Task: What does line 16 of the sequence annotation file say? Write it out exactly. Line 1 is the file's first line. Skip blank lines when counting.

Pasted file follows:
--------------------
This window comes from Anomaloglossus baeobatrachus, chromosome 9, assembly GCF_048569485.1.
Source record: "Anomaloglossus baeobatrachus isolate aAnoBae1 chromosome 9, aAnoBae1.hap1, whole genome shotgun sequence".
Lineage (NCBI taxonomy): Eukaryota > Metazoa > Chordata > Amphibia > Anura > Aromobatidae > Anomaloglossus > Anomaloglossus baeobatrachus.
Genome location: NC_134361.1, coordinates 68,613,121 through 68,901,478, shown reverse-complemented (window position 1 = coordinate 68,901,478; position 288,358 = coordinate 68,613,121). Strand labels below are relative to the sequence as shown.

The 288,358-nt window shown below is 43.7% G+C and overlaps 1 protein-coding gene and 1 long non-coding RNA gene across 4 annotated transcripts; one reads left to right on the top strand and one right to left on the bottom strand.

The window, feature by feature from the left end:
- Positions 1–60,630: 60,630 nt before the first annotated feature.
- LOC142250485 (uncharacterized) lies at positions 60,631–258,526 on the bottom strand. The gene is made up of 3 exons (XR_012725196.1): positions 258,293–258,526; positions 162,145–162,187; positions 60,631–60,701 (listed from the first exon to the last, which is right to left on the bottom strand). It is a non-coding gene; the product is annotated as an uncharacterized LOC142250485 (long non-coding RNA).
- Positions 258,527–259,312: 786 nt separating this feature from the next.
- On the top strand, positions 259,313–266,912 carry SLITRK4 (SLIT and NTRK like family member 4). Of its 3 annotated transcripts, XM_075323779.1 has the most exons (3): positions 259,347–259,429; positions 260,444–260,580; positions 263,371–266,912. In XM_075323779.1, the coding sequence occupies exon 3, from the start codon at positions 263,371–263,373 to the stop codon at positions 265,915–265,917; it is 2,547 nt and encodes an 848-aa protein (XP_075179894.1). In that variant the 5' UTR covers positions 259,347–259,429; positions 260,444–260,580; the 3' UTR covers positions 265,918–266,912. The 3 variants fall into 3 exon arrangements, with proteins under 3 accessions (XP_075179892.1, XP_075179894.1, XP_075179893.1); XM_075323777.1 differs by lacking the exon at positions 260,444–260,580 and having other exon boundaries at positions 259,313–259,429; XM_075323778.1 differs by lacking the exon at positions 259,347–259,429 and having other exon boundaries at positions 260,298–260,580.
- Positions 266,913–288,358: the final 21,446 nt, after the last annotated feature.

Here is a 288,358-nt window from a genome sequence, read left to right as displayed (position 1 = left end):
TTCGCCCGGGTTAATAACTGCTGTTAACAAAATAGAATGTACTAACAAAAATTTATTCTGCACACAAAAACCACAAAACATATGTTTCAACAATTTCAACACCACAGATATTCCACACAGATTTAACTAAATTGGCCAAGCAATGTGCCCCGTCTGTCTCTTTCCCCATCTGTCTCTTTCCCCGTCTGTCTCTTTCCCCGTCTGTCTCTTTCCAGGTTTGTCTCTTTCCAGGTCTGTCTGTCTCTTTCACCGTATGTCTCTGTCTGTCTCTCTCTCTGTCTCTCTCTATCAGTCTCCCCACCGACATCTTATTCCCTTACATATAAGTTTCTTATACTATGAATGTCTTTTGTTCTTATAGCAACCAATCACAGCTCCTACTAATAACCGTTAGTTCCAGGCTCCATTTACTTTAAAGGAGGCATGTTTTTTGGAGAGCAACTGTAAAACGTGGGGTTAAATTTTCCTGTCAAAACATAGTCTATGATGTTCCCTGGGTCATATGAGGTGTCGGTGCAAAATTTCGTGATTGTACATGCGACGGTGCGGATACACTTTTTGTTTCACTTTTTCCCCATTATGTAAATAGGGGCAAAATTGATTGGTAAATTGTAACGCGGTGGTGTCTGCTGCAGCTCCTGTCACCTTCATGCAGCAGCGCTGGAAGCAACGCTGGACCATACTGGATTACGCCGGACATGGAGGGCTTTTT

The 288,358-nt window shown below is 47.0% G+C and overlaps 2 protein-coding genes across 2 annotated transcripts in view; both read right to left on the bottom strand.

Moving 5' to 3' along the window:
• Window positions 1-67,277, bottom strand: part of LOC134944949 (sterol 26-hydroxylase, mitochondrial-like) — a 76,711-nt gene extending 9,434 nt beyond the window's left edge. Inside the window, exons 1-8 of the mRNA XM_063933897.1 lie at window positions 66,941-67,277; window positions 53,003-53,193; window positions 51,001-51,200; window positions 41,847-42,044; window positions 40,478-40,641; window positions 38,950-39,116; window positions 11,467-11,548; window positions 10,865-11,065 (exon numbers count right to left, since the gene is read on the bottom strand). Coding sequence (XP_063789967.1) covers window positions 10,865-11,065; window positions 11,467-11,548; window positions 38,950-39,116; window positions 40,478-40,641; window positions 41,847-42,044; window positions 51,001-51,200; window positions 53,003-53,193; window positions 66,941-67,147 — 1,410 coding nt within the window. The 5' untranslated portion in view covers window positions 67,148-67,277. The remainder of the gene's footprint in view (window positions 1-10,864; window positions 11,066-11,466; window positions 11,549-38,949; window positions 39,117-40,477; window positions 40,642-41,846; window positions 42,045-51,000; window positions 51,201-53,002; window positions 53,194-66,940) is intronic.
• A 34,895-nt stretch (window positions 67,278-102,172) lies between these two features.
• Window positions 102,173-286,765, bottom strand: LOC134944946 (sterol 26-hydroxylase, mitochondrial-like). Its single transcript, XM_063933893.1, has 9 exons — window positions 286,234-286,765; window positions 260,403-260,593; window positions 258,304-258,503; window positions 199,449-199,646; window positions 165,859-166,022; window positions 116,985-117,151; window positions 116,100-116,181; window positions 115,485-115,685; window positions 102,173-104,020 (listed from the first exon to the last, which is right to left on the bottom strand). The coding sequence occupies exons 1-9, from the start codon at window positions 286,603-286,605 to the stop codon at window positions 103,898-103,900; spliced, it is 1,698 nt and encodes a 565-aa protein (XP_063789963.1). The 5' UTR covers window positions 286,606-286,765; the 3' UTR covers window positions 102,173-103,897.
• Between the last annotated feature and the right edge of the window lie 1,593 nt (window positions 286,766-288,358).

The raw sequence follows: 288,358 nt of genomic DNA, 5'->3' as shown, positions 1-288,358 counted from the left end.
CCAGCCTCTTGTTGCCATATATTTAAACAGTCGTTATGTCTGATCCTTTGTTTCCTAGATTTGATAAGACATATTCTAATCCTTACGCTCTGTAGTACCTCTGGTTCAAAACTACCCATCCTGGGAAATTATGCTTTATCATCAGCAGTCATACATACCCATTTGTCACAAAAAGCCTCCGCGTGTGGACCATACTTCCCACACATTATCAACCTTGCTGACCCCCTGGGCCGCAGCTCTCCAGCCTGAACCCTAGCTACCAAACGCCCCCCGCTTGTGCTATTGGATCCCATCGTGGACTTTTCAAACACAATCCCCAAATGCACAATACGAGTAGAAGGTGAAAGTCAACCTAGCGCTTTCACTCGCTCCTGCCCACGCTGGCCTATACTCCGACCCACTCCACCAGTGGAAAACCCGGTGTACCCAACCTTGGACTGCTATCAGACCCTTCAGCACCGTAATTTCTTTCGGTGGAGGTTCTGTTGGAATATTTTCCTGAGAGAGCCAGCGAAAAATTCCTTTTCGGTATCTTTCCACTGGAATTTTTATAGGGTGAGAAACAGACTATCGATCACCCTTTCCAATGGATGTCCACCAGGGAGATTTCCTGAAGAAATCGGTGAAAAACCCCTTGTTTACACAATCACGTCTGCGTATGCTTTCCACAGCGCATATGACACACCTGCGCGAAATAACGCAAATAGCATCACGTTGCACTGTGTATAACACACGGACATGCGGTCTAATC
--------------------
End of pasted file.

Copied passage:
• Window positions 1-67,277, bottom strand: part of LOC134944949 (sterol 26-hydroxylase, mitochondrial-like) — a 76,711-nt gene extending 9,434 nt beyond the window's left edge. Inside the window, exons 1-8 of the mRNA XM_063933897.1 lie at window positions 66,941-67,277; window positions 53,003-53,193; window positions 51,001-51,200; window positions 41,847-42,044; window positions 40,478-40,641; window positions 38,950-39,116; window positions 11,467-11,548; window positions 10,865-11,065 (exon numbers count right to left, since the gene is read on the bottom strand). Coding sequence (XP_063789967.1) covers window positions 10,865-11,065; window positions 11,467-11,548; window positions 38,950-39,116; window positions 40,478-40,641; window positions 41,847-42,044; window positions 51,001-51,200; window positions 53,003-53,193; window positions 66,941-67,147 — 1,410 coding nt within the window. The 5' untranslated portion in view covers window positions 67,148-67,277. The remainder of the gene's footprint in view (window positions 1-10,864; window positions 11,066-11,466; window positions 11,549-38,949; window positions 39,117-40,477; window positions 40,642-41,846; window positions 42,045-51,000; window positions 51,201-53,002; window positions 53,194-66,940) is intronic.